Gloria Ray Karlmark

She graduated from Illinois Technical College and received a post-graduate degree in Stockholm, Sweden. She was a prolific computer science writer and at one time successfully published magazines in 39 countries. Now retired, she divides her time between homes in Amsterdam, The Netherlands, and Stockholm, where her husband's family lives.

Thelma Mothershed-Wair

She graduated from college, then made a career of teaching. She lives in Belleville, Illinois, where she is a volunteer in a program for abused women.

Melba Pattillo Beals

She is an author and former journalist for People magazine and NBC and lives in San Francisco.

The following story comes from the Emporia, Gazette (Kansas).

Civil Rights Struggle Comes Along
By Scott Rochat

On a night when she was frequently praised for her courage, Bonner and Bonner lecturer Minnijean Brown Trickey of the “Little Rock Nine” insisted that others had done just as much for civil rights but with less fanfare.

As a teenager, Trickey was one of nine black students who attended a formerly all-white Little Rock Central High School in 1957. Newspapers and TV cameras showed the nine being barred from the school on their first day by the Arkansas National Guard, who had been placed at the school by Gov. Orville Faubus.

Adults — mostly women, Trickey recalled — heckled the students and shouted death threats.

She hadn’t expected any of it when she’d volunteered to go to Central. She’d even spent two days picking out her dress for the first day.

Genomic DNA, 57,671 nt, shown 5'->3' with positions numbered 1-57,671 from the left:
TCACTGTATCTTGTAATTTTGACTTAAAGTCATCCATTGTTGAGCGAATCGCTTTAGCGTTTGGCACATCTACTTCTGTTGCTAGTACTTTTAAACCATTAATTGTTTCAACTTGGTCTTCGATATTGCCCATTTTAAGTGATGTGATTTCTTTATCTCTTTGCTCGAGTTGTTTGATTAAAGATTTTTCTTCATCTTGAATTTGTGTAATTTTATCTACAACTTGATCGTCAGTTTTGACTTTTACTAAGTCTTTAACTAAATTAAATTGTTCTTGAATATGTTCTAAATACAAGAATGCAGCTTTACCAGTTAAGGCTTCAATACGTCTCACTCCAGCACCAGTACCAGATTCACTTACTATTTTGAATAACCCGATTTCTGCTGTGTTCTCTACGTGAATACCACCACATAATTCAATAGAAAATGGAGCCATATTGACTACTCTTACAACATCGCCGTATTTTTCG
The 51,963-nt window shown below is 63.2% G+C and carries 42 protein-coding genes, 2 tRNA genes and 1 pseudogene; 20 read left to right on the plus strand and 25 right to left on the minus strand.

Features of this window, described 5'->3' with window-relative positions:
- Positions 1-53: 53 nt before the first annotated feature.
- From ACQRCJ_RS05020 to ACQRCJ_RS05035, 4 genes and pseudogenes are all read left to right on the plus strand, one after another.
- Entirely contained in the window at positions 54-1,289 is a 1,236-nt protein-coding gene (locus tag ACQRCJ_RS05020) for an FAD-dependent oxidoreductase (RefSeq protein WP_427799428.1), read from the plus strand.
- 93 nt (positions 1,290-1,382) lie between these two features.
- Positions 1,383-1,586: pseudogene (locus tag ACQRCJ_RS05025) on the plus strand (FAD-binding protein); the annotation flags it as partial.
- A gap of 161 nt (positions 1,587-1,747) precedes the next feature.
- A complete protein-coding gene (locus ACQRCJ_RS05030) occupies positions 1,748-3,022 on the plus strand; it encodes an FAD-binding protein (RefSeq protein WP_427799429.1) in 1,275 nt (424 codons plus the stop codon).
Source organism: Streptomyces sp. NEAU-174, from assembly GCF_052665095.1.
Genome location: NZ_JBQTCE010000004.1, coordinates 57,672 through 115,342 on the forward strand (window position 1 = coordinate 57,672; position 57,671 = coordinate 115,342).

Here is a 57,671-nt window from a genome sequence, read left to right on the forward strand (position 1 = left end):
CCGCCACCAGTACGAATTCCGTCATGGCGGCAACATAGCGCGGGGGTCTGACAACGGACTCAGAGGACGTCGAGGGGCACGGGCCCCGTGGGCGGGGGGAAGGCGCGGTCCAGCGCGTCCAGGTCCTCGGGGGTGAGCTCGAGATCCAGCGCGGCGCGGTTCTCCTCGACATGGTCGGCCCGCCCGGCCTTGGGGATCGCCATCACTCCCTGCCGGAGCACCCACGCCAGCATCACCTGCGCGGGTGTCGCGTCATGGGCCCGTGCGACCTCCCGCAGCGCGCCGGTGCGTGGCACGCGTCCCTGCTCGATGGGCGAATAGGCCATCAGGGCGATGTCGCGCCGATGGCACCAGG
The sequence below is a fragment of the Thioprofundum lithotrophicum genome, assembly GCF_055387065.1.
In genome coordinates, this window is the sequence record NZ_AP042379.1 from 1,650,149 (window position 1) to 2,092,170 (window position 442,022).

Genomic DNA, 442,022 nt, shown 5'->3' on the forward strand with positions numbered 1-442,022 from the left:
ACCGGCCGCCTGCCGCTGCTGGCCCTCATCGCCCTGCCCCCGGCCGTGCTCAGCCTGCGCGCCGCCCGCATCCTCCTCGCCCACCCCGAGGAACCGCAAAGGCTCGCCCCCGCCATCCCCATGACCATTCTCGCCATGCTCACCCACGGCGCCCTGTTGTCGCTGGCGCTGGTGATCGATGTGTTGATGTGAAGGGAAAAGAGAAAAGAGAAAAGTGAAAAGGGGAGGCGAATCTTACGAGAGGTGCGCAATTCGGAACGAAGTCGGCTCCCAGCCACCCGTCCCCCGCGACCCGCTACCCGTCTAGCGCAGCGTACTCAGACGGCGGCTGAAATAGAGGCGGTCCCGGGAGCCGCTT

“What I felt most was let down by my country,” Trickey said in a press conference before Wednesday night’s lecture at Albert Taylor Hall. “I’d done the Pledge of Allegiance and hiding from the Russians under my desk. Now soldiers were preventing me from going to school. ... It was a real shock to me. I had never witnessed violence or been called a name.

“It felt like a steel rod came up through my back when I saw how stupid people were willing to behave to stop me,” she added. “I said ‘I’ll be back’ — and I said it before Arnold!”

President Dwight Eisenhower eventually responded by calling up the 101st Airborne and having them escort the teens into the school and through the halls.

Even so, Central High was a long way from paradise. Each of the nine had at least one class they felt safe in because of a teacher who kept order, but they also each had at least two where they knew anything could happen.

“What made you keep coming back to a school where you weren’t wanted?” a student asked at the lecture.

“I want to be really honest,” Trickey responded. “The media said I was brave and courageous and that’s OK.

“But at a certain point,” she added with mischief in her voice, “I think we kept coming back because we wanted to see what they would come up with the next day!”

The audience laughed and applauded. One young black woman said she also had gone to Little Rock Central High and thanked Trickey for making it possible. A black man said he could remember having to go to his own school in the back of the bus and use a separate drinking fountain from the white students.

“If it wasn’t for what the other eight and you did, we’d probably still be where we were then,” he said.